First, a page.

Department of Experimental and Clinical Pharmacology
The Experimental and Clinical Pharmacology graduate program at the University of Minnesota College of Pharmacy is an innovative, interdisciplinary program that trains students to conduct research encompassing methodology from basic and clinical pharmacology perspectives. In our program, students study:
Graduates are prepared for distinguished careers in clinical research
- Experimental Pharmacotherapy
- Drug metabolism
- Infectious disease
Dr. Elizabeth Hirsch joined ECP in July 2017. In her first year with our faculty, she has had a significant impact on research, teaching, and service in the department.
Dr. Hirsch has two sponsored studies ongoing: "Activity of Ceftolozane/Tazobactam (C/T) and Ceftazidime/Avibactam (CZA) against Multidrug-Resistant Clinical Isolates" and "A Retrospective Multi-Center Study to Assess Patient Outcomes Following Treatment with Ceftolozane/Tazobactam," along with multiple other projects.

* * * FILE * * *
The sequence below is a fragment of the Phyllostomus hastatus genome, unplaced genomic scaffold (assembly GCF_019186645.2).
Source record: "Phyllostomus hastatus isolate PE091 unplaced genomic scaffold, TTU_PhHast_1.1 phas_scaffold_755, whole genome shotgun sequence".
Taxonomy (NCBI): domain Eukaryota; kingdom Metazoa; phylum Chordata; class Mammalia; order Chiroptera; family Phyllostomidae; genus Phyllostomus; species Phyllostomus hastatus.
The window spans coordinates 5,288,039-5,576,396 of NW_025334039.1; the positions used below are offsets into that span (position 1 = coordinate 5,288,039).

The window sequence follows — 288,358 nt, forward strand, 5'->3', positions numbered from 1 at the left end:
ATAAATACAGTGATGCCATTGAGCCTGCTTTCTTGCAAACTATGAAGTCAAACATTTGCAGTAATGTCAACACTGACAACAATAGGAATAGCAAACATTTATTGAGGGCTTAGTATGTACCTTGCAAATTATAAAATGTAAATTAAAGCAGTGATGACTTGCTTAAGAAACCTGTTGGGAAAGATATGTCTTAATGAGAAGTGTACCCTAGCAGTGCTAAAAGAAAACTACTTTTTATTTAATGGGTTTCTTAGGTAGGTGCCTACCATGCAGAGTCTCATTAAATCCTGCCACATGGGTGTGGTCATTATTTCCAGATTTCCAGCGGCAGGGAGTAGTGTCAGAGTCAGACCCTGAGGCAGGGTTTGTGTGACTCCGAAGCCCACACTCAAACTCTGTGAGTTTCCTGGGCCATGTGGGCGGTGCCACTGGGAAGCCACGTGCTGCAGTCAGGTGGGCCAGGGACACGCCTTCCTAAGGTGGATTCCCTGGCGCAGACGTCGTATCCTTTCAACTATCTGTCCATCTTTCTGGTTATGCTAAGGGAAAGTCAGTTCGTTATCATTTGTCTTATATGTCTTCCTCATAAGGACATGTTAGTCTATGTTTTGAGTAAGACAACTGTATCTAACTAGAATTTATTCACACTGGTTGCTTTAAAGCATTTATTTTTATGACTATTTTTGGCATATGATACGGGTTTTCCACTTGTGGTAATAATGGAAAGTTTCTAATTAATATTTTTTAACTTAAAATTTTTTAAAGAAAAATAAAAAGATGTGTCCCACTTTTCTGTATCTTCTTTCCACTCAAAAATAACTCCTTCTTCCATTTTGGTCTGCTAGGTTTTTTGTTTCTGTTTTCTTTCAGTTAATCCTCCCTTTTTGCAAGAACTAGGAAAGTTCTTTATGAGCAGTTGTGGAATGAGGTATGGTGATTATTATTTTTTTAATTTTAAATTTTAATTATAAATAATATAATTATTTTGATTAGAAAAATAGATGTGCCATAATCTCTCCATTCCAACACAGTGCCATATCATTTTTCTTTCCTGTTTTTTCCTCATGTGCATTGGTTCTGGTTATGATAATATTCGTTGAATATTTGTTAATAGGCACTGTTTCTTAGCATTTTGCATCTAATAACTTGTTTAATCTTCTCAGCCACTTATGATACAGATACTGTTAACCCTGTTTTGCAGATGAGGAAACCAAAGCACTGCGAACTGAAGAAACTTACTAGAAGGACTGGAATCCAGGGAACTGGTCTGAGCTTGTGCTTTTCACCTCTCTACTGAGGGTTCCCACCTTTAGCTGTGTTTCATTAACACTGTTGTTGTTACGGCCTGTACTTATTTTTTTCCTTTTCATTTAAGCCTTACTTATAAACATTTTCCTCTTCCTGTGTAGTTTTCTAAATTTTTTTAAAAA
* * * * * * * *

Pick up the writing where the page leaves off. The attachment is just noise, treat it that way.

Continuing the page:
Dr. Hirsch mentors undergraduate UROP awardee Jadyn Anderson and research-emphasis PD3 students Melanie Mahoney and Elizabeth Smith.
Elizabeth was recently awarded a summer Melendy scholarship for her project, "Characterizing the Activity of Fosfomycin against Pseudomonas aeruginosa and Identifying Contemporary Bacterial Resistance Mechanisms".
Advancing the science of human pharmacology and therapeutics through translational research
Research conducted by department faculty can focus on a range of topics, diseases/conditions, and investigational methods. Some current and recent projects are highlighted here:
- Alzheimer's Disease
- Community Health
- Drug Dependence
- Pharmacometrics/ Pharmacokinetic modeling
- Seizure Disorders
- Infectious Disease
Professor Robert Straka is a recipient of this year's University of Minnesota President's Community-Engaged Scholar Award - Collegiate. The award recognizes exemplary community-engaged scholarship by a faculty member whose academic career has reflected longstanding commitment to the University's definition of public engagement.
This cross-disciplinary paradigm translates basic scientific discoveries into safe and effective therapeutic uses by providers and patients, through laboratory experiments and clinical studies. Clinical data can also prompt new questions and investigations, leading back to the bench and beginning a new cycle of translational research.